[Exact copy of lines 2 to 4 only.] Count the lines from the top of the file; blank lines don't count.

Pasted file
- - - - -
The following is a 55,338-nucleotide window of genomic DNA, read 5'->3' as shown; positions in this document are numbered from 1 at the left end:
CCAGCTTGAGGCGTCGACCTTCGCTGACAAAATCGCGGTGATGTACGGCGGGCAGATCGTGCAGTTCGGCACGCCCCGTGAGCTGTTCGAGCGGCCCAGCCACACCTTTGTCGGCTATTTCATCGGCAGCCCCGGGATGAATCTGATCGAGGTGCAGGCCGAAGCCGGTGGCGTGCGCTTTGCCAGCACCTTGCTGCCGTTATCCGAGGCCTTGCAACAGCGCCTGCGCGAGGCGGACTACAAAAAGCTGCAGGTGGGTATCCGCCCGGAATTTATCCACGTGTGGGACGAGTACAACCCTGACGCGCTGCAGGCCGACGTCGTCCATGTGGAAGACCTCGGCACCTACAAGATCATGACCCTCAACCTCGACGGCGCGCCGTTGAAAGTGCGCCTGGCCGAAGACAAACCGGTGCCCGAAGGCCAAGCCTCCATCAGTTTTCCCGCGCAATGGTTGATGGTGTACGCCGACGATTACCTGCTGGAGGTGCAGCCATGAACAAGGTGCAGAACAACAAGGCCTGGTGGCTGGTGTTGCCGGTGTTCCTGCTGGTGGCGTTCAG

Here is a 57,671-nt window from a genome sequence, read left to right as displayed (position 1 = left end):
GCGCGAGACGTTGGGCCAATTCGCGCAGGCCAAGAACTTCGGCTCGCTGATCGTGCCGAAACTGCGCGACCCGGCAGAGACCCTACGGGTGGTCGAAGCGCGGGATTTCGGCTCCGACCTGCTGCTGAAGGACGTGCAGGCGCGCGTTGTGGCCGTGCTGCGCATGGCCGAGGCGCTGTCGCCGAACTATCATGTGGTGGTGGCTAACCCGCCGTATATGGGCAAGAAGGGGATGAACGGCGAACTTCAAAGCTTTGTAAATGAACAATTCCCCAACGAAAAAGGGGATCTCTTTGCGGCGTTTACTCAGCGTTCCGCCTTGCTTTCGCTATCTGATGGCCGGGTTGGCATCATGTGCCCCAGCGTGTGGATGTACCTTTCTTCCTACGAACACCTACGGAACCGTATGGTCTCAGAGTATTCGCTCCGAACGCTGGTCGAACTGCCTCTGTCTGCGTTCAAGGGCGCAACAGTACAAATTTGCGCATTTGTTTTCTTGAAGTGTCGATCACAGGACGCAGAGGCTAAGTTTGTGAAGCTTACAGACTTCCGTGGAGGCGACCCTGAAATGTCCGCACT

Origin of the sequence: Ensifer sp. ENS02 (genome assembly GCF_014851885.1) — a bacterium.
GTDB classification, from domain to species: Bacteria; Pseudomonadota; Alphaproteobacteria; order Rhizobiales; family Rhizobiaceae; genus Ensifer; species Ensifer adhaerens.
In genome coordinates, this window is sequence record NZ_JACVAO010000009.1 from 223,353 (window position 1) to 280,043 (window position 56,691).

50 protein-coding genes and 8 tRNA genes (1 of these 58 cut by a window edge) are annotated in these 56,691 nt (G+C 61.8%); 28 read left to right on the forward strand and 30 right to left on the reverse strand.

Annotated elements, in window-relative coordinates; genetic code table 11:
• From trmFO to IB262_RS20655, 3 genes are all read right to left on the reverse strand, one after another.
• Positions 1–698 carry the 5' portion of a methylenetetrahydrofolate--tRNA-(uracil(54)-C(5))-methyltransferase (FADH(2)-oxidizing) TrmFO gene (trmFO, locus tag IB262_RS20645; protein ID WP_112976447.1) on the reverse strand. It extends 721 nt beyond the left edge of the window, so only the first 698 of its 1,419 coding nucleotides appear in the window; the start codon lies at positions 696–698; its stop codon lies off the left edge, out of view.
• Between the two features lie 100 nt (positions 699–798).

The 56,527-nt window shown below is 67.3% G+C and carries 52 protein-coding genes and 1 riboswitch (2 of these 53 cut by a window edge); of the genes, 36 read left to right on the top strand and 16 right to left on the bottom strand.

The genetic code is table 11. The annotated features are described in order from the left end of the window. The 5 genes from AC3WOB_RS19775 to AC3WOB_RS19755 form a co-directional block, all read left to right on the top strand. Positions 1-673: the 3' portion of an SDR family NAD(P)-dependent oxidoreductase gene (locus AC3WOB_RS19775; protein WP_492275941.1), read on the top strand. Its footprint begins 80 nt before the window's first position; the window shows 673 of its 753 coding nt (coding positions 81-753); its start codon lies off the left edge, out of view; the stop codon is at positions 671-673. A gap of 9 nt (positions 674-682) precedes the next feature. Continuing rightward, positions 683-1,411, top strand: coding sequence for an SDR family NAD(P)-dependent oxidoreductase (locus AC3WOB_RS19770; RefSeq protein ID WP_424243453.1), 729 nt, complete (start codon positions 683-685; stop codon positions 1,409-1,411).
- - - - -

CCAGCTTGAGGCGTCGACCTTCGCTGACAAAATCGCGGTGATGTACGGCGGGCAGATCGTGCAGTTCGGCACGCCCCGTGAGCTGTTCGAGCGGCCCAGCCACACCTTTGTCGGCTATTTCATCGGCAGCCCCGGGATGAATCTGATCGAGGTGCAGGCCGAAGCCGGTGGCGTGCGCTTTGCCAGCACCTTGCTGCCGTTATCCGAGGCCTTGCAACAGCGCCTGCGCGAGGCGGACTACAAAAAGCTGCAGGTGGGTATCCGCCCGGAATTTATCCACGTGTGGGACGAGTACAACCCTGACGCGCTGCAGGCCGACGTCGTCCATGTGGAAGACCTCGGCACCTACAAGATCATGACCCTCAACCTCGACGGCGCGCCGTTGAAAGTGCGCCTGGCCGAAGACAAACCGGTGCCCGAAGGCCAAGCCTCCATCAGTTTTCCCGCGCAATGGTTGATGGTGTACGCCGACGATTACCTGCTGGAGGTGCAGCCATGAACAAGGTGCAGAACAACAAGGCCTGGTGGCTGGTGTTGCCGGTGTTCCTGCTGGTGGCGTTCAG

Here is a 57,671-nt window from a genome sequence, read left to right as displayed (position 1 = left end):
GCGCGAGACGTTGGGCCAATTCGCGCAGGCCAAGAACTTCGGCTCGCTGATCGTGCCGAAACTGCGCGACCCGGCAGAGACCCTACGGGTGGTCGAAGCGCGGGATTTCGGCTCCGACCTGCTGCTGAAGGACGTGCAGGCGCGCGTTGTGGCCGTGCTGCGCATGGCCGAGGCGCTGTCGCCGAACTATCATGTGGTGGTGGCTAACCCGCCGTATATGGGCAAGAAGGGGATGAACGGCGAACTTCAAAGCTTTGTAAATGAACAATTCCCCAACGAAAAAGGGGATCTCTTTGCGGCGTTTACTCAGCGTTCCGCCTTGCTTTCGCTATCTGATGGCCGGGTTGGCATCATGTGCCCCAGCGTGTGGATGTACCTTTCTTCCTACGAACACCTACGGAACCGTATGGTCTCAGAGTATTCGCTCCGAACGCTGGTCGAACTGCCTCTGTCTGCGTTCAAGGGCGCAACAGTACAAATTTGCGCATTTGTTTTCTTGAAGTGTCGATCACAGGACGCAGAGGCTAAGTTTGTGAAGCTTACAGACTTCCGTGGAGGCGACCCTGAAATGTCCGCACT